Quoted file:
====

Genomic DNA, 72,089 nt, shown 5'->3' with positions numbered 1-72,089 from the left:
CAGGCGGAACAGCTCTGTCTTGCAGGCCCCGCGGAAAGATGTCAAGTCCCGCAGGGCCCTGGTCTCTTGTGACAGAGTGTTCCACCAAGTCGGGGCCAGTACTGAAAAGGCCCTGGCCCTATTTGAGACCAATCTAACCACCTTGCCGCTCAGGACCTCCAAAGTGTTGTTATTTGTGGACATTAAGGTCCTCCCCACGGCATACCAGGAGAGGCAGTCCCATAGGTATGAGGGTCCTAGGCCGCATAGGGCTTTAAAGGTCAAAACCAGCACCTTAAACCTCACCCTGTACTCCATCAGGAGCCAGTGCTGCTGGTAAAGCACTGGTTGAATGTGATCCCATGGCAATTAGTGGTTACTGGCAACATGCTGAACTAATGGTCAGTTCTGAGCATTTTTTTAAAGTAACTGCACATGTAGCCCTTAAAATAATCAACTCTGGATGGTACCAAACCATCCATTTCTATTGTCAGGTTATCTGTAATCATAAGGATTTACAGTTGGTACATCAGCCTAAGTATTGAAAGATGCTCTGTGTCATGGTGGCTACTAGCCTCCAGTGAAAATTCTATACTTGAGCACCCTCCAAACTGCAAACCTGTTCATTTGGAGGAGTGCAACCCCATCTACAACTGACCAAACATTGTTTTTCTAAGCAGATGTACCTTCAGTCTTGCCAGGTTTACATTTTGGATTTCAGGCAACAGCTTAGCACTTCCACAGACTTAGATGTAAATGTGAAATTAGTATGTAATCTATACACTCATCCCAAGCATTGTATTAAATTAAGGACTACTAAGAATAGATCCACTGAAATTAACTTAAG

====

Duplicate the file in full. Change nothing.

Genomic DNA, 72,089 nt, shown 5'->3' with positions numbered 1-72,089 from the left:
CAGGCGGAACAGCTCTGTCTTGCAGGCCCCGCGGAAAGATGTCAAGTCCCGCAGGGCCCTGGTCTCTTGTGACAGAGTGTTCCACCAAGTCGGGGCCAGTACTGAAAAGGCCCTGGCCCTATTTGAGACCAATCTAACCACCTTGCCGCTCAGGACCTCCAAAGTGTTGTTATTTGTGGACATTAAGGTCCTCCCCACGGCATACCAGGAGAGGCAGTCCCATAGGTATGAGGGTCCTAGGCCGCATAGGGCTTTAAAGGTCAAAACCAGCACCTTAAACCTCACCCTGTACTCCATCAGGAGCCAGTGCTGCTGGTAAAGCACTGGTTGAATGTGATCCCATGGCAATTAGTGGTTACTGGCAACATGCTGAACTAATGGTCAGTTCTGAGCATTTTTTTAAAGTAACTGCACATGTAGCCCTTAAAATAATCAACTCTGGATGGTACCAAACCATCCATTTCTATTGTCAGGTTATCTGTAATCATAAGGATTTACAGTTGGTACATCAGCCTAAGTATTGAAAGATGCTCTGTGTCATGGTGGCTACTAGCCTCCAGTGAAAATTCTATACTTGAGCACCCTCCAAACTGCAAACCTGTTCATTTGGAGGAGTGCAACCCCATCTACAACTGACCAAACATTGTTTTTCTAAGCAGATGTACCTTCAGTCTTGCCAGGTTTACATTTTGGATTTCAGGCAACAGCTTAGCACTTCCACAGACTTAGATGTAAATGTGAAATTAGTATGTAATCTATACACTCATCCCAAGCATTGTATTAAATTAAGGACTACTAAGAATAGATCCACTGAAATTAACTTAAG